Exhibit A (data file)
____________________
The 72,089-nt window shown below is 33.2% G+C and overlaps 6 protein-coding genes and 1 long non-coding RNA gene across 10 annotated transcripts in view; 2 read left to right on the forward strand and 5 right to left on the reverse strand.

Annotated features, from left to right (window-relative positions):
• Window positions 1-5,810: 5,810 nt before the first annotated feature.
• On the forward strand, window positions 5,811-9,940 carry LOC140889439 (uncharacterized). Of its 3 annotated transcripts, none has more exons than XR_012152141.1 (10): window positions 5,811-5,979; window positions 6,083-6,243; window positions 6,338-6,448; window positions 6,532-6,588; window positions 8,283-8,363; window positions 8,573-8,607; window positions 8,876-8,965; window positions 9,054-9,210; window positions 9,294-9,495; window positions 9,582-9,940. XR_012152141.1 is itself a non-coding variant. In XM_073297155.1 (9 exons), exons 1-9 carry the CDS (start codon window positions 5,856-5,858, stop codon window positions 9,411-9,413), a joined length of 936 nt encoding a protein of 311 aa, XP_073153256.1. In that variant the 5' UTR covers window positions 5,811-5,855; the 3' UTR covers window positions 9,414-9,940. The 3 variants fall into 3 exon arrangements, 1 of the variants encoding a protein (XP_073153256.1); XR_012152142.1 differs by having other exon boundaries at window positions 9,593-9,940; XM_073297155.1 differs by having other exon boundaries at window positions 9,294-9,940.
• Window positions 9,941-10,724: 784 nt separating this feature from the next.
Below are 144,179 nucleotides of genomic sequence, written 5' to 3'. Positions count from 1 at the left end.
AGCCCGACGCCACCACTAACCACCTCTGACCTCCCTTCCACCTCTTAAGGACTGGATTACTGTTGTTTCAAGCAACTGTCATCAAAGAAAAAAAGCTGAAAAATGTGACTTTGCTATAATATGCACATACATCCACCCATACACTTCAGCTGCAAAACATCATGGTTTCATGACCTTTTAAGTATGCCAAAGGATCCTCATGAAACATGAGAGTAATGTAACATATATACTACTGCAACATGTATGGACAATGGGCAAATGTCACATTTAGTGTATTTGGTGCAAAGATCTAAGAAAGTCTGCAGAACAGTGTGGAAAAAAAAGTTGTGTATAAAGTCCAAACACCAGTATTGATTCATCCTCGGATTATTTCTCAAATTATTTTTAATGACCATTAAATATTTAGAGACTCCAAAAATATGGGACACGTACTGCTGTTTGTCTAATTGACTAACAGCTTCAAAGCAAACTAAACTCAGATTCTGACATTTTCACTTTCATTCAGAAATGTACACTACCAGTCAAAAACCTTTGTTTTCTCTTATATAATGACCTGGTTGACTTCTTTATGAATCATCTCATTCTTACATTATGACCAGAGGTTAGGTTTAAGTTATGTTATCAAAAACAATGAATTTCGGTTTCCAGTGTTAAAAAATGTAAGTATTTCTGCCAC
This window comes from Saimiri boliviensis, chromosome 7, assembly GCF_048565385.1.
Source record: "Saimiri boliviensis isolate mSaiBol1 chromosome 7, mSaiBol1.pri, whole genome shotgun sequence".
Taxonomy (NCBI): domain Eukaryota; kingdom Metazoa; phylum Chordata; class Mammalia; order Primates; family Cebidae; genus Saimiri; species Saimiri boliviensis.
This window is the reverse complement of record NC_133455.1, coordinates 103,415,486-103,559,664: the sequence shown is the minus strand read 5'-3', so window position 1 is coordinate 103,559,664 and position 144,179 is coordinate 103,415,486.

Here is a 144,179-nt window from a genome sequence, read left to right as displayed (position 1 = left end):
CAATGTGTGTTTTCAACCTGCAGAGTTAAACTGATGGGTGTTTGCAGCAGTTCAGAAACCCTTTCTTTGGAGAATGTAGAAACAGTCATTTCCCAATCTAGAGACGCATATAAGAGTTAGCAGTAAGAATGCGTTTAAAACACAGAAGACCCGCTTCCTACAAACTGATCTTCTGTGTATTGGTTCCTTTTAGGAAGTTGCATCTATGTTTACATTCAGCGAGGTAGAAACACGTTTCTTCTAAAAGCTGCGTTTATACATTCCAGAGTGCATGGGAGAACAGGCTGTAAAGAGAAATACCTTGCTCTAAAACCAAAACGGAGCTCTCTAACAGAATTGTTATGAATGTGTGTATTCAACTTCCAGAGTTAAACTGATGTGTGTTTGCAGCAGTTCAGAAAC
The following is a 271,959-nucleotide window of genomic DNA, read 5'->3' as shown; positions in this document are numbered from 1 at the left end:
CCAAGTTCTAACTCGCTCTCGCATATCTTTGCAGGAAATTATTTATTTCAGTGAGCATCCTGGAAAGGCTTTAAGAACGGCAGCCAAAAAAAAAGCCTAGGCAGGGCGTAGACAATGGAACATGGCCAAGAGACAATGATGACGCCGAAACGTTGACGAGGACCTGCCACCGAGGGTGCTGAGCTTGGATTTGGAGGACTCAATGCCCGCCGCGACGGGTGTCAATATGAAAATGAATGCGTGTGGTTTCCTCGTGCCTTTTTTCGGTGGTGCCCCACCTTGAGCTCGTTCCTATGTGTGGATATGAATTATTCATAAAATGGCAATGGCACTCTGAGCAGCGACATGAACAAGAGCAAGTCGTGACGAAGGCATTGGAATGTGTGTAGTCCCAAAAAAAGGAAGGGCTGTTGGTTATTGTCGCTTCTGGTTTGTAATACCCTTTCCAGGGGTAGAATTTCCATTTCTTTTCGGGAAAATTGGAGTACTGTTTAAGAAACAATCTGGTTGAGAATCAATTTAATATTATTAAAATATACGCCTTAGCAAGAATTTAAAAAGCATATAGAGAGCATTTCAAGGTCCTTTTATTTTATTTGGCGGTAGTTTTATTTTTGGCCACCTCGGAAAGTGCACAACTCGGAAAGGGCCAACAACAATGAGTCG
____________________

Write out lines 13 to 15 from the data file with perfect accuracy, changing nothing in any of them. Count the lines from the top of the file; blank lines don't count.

CAATGTGTGTTTTCAACCTGCAGAGTTAAACTGATGGGTGTTTGCAGCAGTTCAGAAACCCTTTCTTTGGAGAATGTAGAAACAGTCATTTCCCAATCTAGAGACGCATATAAGAGTTAGCAGTAAGAATGCGTTTAAAACACAGAAGACCCGCTTCCTACAAACTGATCTTCTGTGTATTGGTTCCTTTTAGGAAGTTGCATCTATGTTTACATTCAGCGAGGTAGAAACACGTTTCTTCTAAAAGCTGCGTTTATACATTCCAGAGTGCATGGGAGAACAGGCTGTAAAGAGAAATACCTTGCTCTAAAACCAAAACGGAGCTCTCTAACAGAATTGTTATGAATGTGTGTATTCAACTTCCAGAGTTAAACTGATGTGTGTTTGCAGCAGTTCAGAAAC
The following is a 271,959-nucleotide window of genomic DNA, read 5'->3' as shown; positions in this document are numbered from 1 at the left end:
CCAAGTTCTAACTCGCTCTCGCATATCTTTGCAGGAAATTATTTATTTCAGTGAGCATCCTGGAAAGGCTTTAAGAACGGCAGCCAAAAAAAAAGCCTAGGCAGGGCGTAGACAATGGAACATGGCCAAGAGACAATGATGACGCCGAAACGTTGACGAGGACCTGCCACCGAGGGTGCTGAGCTTGGATTTGGAGGACTCAATGCCCGCCGCGACGGGTGTCAATATGAAAATGAATGCGTGTGGTTTCCTCGTGCCTTTTTTCGGTGGTGCCCCACCTTGAGCTCGTTCCTATGTGTGGATATGAATTATTCATAAAATGGCAATGGCACTCTGAGCAGCGACATGAACAAGAGCAAGTCGTGACGAAGGCATTGGAATGTGTGTAGTCCCAAAAAAAGGAAGGGCTGTTGGTTATTGTCGCTTCTGGTTTGTAATACCCTTTCCAGGGGTAGAATTTCCATTTCTTTTCGGGAAAATTGGAGTACTGTTTAAGAAACAATCTGGTTGAGAATCAATTTAATATTATTAAAATATACGCCTTAGCAAGAATTTAAAAAGCATATAGAGAGCATTTCAAGGTCCTTTTATTTTATTTGGCGGTAGTTTTATTTTTGGCCACCTCGGAAAGTGCACAACTCGGAAAGGGCCAACAACAATGAGTCG